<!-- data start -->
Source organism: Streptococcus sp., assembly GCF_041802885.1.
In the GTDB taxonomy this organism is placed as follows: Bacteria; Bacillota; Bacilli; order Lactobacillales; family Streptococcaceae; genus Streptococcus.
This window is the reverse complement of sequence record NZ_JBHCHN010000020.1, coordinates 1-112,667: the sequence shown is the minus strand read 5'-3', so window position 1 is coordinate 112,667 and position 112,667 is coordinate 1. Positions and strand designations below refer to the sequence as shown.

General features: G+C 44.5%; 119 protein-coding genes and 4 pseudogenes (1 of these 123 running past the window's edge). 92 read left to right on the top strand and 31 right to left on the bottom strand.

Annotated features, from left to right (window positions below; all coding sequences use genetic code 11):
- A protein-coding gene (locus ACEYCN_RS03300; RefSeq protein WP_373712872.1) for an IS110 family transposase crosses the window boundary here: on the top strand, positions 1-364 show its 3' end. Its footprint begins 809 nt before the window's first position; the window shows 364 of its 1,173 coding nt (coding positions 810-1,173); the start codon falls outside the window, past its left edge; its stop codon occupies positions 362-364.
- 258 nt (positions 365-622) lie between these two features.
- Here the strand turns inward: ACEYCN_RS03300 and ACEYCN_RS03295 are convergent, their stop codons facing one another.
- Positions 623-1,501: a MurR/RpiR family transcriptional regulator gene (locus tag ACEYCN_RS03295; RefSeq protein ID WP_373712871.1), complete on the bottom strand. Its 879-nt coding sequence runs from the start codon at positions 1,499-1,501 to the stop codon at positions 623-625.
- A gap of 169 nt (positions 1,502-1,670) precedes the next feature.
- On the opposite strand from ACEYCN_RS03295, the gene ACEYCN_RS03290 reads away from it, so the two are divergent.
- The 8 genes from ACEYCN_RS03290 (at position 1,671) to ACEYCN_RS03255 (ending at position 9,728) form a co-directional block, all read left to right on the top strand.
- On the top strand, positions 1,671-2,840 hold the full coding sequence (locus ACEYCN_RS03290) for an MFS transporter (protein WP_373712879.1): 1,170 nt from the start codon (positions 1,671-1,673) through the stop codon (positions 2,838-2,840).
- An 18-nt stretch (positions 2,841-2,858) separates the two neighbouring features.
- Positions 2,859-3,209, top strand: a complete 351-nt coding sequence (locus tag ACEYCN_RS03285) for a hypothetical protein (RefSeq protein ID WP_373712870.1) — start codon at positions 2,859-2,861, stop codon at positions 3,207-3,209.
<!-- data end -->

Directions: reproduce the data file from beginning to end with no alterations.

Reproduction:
Source organism: Streptococcus sp., assembly GCF_041802885.1.
In the GTDB taxonomy this organism is placed as follows: Bacteria; Bacillota; Bacilli; order Lactobacillales; family Streptococcaceae; genus Streptococcus.
This window is the reverse complement of sequence record NZ_JBHCHN010000020.1, coordinates 1-112,667: the sequence shown is the minus strand read 5'-3', so window position 1 is coordinate 112,667 and position 112,667 is coordinate 1. Positions and strand designations below refer to the sequence as shown.

General features: G+C 44.5%; 119 protein-coding genes and 4 pseudogenes (1 of these 123 running past the window's edge). 92 read left to right on the top strand and 31 right to left on the bottom strand.

Annotated features, from left to right (window positions below; all coding sequences use genetic code 11):
- A protein-coding gene (locus ACEYCN_RS03300; RefSeq protein WP_373712872.1) for an IS110 family transposase crosses the window boundary here: on the top strand, positions 1-364 show its 3' end. Its footprint begins 809 nt before the window's first position; the window shows 364 of its 1,173 coding nt (coding positions 810-1,173); the start codon falls outside the window, past its left edge; its stop codon occupies positions 362-364.
- 258 nt (positions 365-622) lie between these two features.
- Here the strand turns inward: ACEYCN_RS03300 and ACEYCN_RS03295 are convergent, their stop codons facing one another.
- Positions 623-1,501: a MurR/RpiR family transcriptional regulator gene (locus tag ACEYCN_RS03295; RefSeq protein ID WP_373712871.1), complete on the bottom strand. Its 879-nt coding sequence runs from the start codon at positions 1,499-1,501 to the stop codon at positions 623-625.
- A gap of 169 nt (positions 1,502-1,670) precedes the next feature.
- On the opposite strand from ACEYCN_RS03295, the gene ACEYCN_RS03290 reads away from it, so the two are divergent.
- The 8 genes from ACEYCN_RS03290 (at position 1,671) to ACEYCN_RS03255 (ending at position 9,728) form a co-directional block, all read left to right on the top strand.
- On the top strand, positions 1,671-2,840 hold the full coding sequence (locus ACEYCN_RS03290) for an MFS transporter (protein WP_373712879.1): 1,170 nt from the start codon (positions 1,671-1,673) through the stop codon (positions 2,838-2,840).
- An 18-nt stretch (positions 2,841-2,858) separates the two neighbouring features.
- Positions 2,859-3,209, top strand: a complete 351-nt coding sequence (locus tag ACEYCN_RS03285) for a hypothetical protein (RefSeq protein ID WP_373712870.1) — start codon at positions 2,859-2,861, stop codon at positions 3,207-3,209.